Japan's Nao Kazami wins Lake Saroma 100km in June 2018. Photo: @runwithcuan on twitter
Japan's Nao Kazami wins Lake Saroma 100km in June 2018. Photo: @runwithcuan on twitter

Japan's Kazami better than #Comrades sixth place

By Matshelane Mamabolo Time of article published May 31, 2019

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JOHANNESBURG – Nao Kazami was either being modest or playing mind games. According to the Comrades Marathon Association (CMA), the Japanese running superstar will simply be happy with recouping the money he would have spent on coming to South Africa.

“Kazami is hoping to finish in sixth position as the prize money will cover his travel costs,” a statement from the CMA said yesterday.

In an updated list of contenders for the men’s title, the CMA added Kazami and Zimbabwean Hatiwande Nyamande, whom they had inconceivably left out in the initial list.

It was the Japanese’s name, however, that stood out.

To the uninitiated, Kazami is the world 100km record holder with a very fast time of 6hr 09min 14sec. He ran the time June last year in the Lake Saroma 100km Ultra Marathon. His run beat the 6:13:33 set by his compatriot Takahiro Sunada on the same course 21 years ago.

That he is coming to run the Ultimate Human Race is thanks to him having met the likes of champion Bongmusa Mthembu and Thulani Magagula at the IAU 100km World Championships in Croatia last year.

Along with his countrymen, Hadeaki Yamauchi, Takehiko Gyoba and Koji Hayasaka, Kazami won the team prize and that alone should suggest he is probably better than the sixth-spot finish he is apparently targeting. Add to that him being the world record holder in the 100km, and there is good reason to foresee him ending the seven-year long South African dominance of the race.

Not that Mthembu will be too worried about Kazami. For while the Asians ruled supreme at the worlds in Croatia, the road machine from Bulwer in the KwaZulu-Natal midlands beat Kazami last year.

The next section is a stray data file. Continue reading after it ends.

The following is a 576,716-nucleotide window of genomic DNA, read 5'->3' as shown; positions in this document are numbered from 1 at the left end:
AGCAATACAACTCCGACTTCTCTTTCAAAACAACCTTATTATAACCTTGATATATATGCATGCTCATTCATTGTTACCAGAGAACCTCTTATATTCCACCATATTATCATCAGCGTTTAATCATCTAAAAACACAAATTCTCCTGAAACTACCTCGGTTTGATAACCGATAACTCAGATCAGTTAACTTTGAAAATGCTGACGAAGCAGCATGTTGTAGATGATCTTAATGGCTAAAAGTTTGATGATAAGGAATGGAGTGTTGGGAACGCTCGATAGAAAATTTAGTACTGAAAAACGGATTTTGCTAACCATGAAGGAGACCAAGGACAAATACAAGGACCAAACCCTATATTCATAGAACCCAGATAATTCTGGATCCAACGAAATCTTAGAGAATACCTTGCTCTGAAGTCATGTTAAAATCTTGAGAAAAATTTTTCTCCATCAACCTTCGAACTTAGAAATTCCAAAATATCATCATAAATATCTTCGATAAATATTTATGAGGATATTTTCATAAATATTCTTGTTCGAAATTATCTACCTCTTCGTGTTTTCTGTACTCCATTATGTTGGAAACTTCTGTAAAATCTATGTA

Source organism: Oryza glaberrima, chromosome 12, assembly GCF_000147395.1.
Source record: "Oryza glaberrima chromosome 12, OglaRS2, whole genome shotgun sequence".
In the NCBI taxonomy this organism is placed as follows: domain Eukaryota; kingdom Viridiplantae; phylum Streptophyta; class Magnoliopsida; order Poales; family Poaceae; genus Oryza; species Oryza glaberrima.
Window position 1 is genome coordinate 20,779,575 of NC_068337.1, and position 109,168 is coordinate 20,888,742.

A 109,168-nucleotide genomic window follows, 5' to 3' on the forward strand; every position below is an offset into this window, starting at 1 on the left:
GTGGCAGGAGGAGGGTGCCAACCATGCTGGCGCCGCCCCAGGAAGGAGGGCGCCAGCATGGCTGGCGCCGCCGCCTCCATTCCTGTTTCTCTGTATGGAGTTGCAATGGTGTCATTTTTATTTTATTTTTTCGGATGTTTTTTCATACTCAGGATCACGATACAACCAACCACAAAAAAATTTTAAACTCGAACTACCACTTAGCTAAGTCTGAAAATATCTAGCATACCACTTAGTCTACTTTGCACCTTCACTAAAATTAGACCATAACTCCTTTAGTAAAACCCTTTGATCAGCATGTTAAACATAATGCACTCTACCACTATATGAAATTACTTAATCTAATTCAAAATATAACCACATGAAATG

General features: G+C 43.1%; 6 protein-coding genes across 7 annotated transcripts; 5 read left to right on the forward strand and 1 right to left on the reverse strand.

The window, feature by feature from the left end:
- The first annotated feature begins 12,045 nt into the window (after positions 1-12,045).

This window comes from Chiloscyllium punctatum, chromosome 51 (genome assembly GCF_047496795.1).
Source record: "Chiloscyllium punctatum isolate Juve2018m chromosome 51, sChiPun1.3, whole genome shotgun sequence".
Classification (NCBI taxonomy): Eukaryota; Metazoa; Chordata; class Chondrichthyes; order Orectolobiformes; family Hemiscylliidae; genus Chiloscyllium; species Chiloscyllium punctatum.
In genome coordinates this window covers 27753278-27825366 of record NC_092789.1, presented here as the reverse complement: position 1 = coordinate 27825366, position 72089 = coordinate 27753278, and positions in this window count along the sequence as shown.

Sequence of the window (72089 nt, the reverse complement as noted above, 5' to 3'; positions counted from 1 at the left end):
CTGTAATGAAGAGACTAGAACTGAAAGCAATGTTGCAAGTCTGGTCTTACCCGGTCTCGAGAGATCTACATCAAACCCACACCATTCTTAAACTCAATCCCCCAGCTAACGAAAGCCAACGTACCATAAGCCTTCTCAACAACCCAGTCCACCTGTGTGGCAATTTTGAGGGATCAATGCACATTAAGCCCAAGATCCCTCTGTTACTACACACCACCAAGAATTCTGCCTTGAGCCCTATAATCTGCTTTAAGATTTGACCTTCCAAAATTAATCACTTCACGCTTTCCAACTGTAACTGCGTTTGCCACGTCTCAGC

Mthembu completed the 10-lap 100km race in third place behind the first two aforementioned Japanese and Kazami came behind in sixth place.

No doubt some form of relationship was developed between the two men to the extent that Kazami saw it fit to come and try out the much talked about Comrades Marathon.

Will he show his record breaking prowess in the up run from Durban to Pietermaritzburg or will he be in SA on a fact-finding mission for future races? The fact that he has told the CMA he just wants to make up for his travel costs would suggest he is on a recce trip.

Mthembu though will be wary of the Japanese contingent who denied him the world title.

The back-to-back Comrades winner will also keep a close watch on Zimbabwean Nyamande who boasts third and second-place finishes in the previous down runs respectively.

The 40-year-old is clearly an up run specialist as evidenced by those great runs in 2015 and 2017, and will definitely be a threat to the South Africans who will be keen to ensure the title remains on home soil.

But surely Kazami is this year’s star attraction. His 100km record notwithstanding, the 36-year-old boasts an impressive 2:17 marathon personal best. His presence alone suggests this year’s men’s race will be run at a pretty fast pace.



The Star

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